Minn. seeks consistency at OSU, PSU

Minnesota (8-3) travels to play No. 24 Ohio State, which swept them in Columbus, Ohio, in 2010, for its first Big Ten road match Friday night.

Charlie Armitz

Winning a volleyball match on the road is tough.

Winning two matches on the road against two ranked Big Ten teams is tougher.

And what the No. 10 Gophers will attempt to do this weekend âÄî all of the above, as well as redeem themselves from a poor road performance a year ago âÄî is as tough as it gets in Division I volleyball.

Minnesota (8-3) travels to play No. 24 Ohio State, which swept them in Columbus, Ohio, in 2010, for its first Big Ten road match Friday night.

The Gophers will complete their road trip Saturday night with a match against No. 9 Penn State.

Minnesota has enjoyed success away from home early in 2011, winning both of its true nonconference road matches in five sets.

But the teamâÄôs last trip to Ohio State and Penn State still looms large. The Gophers fell to the Buckeyes, 25-23, 25-20, 25-17, on Oct. 16, 2010 âÄî one day after losing to Penn State in four sets.

Those two losses came in the middle of a four-match losing streak, MinnesotaâÄôs longest since 2007.

âÄúPlaying on the road, regardless of who you are, is difficult,âÄù interim head coach Laura Bush said. âÄúYou try to steal wins on the road, and make sure that the teams youâÄôre supposed to beat âĦ you take care of them twice.âÄù

The Gophers struggled in that area in 2010, losing four Big Ten road matches to teams ranked below them.

Senior libero Jessica Granquist said she is eager to play away from Minnesota, regardless of the opponent.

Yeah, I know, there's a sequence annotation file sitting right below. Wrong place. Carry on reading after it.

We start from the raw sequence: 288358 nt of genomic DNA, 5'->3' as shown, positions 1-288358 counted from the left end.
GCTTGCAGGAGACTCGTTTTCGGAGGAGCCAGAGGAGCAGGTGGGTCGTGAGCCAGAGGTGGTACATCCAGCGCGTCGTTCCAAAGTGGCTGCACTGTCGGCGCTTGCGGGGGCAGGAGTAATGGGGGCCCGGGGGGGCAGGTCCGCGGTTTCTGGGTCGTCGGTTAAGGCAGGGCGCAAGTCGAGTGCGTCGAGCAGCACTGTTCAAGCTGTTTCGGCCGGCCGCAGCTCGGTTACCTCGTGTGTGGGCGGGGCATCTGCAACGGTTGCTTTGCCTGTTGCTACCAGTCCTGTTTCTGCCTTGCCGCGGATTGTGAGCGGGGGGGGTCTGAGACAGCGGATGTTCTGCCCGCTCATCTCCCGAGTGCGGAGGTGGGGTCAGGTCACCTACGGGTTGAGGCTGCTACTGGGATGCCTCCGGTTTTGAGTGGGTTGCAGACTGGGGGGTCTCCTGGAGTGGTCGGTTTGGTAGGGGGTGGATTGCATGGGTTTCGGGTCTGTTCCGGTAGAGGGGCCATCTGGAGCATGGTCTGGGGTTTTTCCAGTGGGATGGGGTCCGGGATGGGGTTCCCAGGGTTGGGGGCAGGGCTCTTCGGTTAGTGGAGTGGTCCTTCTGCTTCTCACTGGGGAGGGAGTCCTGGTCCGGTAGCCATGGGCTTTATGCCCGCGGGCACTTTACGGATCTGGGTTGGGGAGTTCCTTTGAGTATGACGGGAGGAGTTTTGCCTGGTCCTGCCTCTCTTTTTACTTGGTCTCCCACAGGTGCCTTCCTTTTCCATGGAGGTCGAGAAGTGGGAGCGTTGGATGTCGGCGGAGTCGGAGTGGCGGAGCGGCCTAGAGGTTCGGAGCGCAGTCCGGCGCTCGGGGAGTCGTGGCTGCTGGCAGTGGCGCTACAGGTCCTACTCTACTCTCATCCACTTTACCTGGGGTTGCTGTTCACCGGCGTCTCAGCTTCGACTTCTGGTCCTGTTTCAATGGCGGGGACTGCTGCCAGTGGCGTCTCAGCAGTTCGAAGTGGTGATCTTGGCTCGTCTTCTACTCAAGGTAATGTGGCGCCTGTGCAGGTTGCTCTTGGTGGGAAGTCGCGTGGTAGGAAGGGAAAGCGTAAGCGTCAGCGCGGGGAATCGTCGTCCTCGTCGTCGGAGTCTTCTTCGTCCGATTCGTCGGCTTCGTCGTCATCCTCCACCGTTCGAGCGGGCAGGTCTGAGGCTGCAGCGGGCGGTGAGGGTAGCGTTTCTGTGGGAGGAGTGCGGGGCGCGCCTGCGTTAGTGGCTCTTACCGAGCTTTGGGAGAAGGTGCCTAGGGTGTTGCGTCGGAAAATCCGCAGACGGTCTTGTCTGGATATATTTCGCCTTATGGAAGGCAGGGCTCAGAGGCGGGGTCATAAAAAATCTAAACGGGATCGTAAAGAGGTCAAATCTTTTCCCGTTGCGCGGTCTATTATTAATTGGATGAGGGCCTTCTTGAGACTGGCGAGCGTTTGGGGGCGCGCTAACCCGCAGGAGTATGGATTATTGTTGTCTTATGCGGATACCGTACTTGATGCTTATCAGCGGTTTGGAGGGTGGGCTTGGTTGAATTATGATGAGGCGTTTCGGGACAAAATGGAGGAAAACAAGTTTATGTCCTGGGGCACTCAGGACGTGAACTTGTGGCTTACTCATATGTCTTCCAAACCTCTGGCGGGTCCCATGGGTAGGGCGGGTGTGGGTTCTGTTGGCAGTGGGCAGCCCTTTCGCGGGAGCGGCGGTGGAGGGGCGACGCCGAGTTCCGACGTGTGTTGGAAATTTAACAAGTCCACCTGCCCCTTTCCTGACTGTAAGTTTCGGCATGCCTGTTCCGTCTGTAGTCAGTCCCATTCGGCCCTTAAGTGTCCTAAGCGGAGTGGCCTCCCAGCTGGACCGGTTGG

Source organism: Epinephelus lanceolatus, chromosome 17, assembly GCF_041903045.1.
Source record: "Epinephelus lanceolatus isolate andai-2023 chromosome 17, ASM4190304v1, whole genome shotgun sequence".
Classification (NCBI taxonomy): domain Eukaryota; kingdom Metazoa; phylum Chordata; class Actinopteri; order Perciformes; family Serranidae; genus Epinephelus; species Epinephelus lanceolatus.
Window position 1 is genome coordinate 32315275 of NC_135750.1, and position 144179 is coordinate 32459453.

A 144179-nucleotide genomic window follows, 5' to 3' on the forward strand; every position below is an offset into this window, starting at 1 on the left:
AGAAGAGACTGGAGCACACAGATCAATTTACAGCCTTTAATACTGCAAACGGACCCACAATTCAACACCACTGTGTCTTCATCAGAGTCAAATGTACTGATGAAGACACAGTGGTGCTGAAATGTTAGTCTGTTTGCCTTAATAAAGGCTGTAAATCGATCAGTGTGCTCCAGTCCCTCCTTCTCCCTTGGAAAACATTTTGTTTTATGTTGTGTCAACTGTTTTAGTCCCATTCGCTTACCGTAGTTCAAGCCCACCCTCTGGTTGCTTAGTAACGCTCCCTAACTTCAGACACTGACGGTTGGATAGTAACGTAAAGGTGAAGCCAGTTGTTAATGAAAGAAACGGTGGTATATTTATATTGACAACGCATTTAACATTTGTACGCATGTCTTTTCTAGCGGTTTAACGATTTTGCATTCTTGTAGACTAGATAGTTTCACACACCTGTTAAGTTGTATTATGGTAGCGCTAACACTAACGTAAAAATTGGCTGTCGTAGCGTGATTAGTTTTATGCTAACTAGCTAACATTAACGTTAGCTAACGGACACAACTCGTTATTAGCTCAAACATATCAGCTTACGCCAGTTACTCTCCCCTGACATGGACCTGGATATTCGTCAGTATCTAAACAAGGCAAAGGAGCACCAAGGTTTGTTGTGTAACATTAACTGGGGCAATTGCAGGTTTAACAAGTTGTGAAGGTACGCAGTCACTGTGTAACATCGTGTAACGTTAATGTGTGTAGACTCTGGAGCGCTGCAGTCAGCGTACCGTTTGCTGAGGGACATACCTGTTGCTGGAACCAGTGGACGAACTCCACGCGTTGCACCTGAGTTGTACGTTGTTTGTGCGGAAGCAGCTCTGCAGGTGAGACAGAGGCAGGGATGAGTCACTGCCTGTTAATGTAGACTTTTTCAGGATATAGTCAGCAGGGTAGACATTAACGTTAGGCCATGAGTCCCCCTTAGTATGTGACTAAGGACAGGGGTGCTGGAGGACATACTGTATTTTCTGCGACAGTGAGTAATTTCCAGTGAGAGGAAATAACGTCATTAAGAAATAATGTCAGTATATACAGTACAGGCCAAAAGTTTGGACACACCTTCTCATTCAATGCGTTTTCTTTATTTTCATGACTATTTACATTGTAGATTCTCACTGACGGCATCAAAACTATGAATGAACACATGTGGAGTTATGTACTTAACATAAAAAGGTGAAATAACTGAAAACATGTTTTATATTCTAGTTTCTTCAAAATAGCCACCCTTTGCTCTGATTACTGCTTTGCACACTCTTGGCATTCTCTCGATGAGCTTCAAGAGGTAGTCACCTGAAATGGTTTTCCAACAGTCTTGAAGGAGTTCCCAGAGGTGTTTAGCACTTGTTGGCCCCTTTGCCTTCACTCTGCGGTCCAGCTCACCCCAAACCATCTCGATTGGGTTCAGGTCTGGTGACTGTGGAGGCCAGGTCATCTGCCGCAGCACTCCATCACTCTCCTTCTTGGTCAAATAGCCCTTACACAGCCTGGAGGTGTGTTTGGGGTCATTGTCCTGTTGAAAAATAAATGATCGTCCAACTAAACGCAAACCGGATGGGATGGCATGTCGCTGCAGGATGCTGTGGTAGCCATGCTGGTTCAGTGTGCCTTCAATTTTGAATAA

âÄúAny place you go, youâÄôre out for blood,âÄù Granquist said. âÄúAs a senior, IâÄôm always out for revenge against any team. We have great teams in the Big Ten, so I donâÄôt think anyone can be taken lightly.âÄù

Sophomore Tori Dixon, the teamâÄôs second-best hitter in kills and hitting percentage, said the team isnâÄôt thinking about its poor showing on the road in 2010.

âÄúWe donâÄôt let things that happened last year affect us,âÄù Dixon said. âÄúI feel like this year, weâÄôre really focused on being our best every single time.âÄù

While Minnesota has yet to lose consecutive matches in 2011, it did show signs of inconsistency while hosting Illinois and Northwestern this past weekend.

The Gophers allowed 13 runs of three points or more in a 3-2 loss to the Illini on Friday, and gave up an 11-0 run to Northwestern on Sunday.

Minnesota defeated the Wildcats 3-1, but not before Bush replaced starting setter Mia Tabberson with freshman Kellie McNeil.

While McNeilâÄôs play was encouraging for the Gophers, Bush said she will have to wait until Friday to decide the teamâÄôs starting setter against Ohio State.

So too will Minnesota fans wonder which Gophers team will show up this weekend.

âÄúWeâÄôre really good and everyone knows that weâÄôre really good,âÄù Dixon said. âÄúBut we need to be really good all the time. It was really streaky at times [this past weekend].âÄù

Just as unpredictable is the play of Ohio State and Penn State, two teams that have struggled against top-25 opponents despite their high ranking.

Ohio State is 11-0 against unranked teams, but has lost all four of its matches against ranked opponents, including a close four-set loss at No. 7 Nebraska on Sept. 24.

Penn State has lost its last three matches to ranked teams, including a five-set loss at Nebraska on Sept. 21, after opening its season with a win over then-No. 2 USC.

Meanwhile, the Gophers are 3-2 against top-25 opponents, and confident that their early-season experience will give them an edge despite their recent struggles.

âÄúWeâÄôre a little better at playing ranked teams, especially on the road,âÄù Dixon said. âÄúWeâÄôre just more prepared âÄî we know what to expect.âÄù

Granquist, the teamâÄôs defensive leader with 4.80 digs per set, traced the teamâÄôs confidence to its opening weekend when it split a pair of five-set matches against USC and Oregon on Penn StateâÄôs home court.

âÄúWeâÄôve had so many five-set matches not on our court,âÄù Granquist said. âÄúThat has allowed us to be more equipped to handle the difficulties of being on the road.âÄù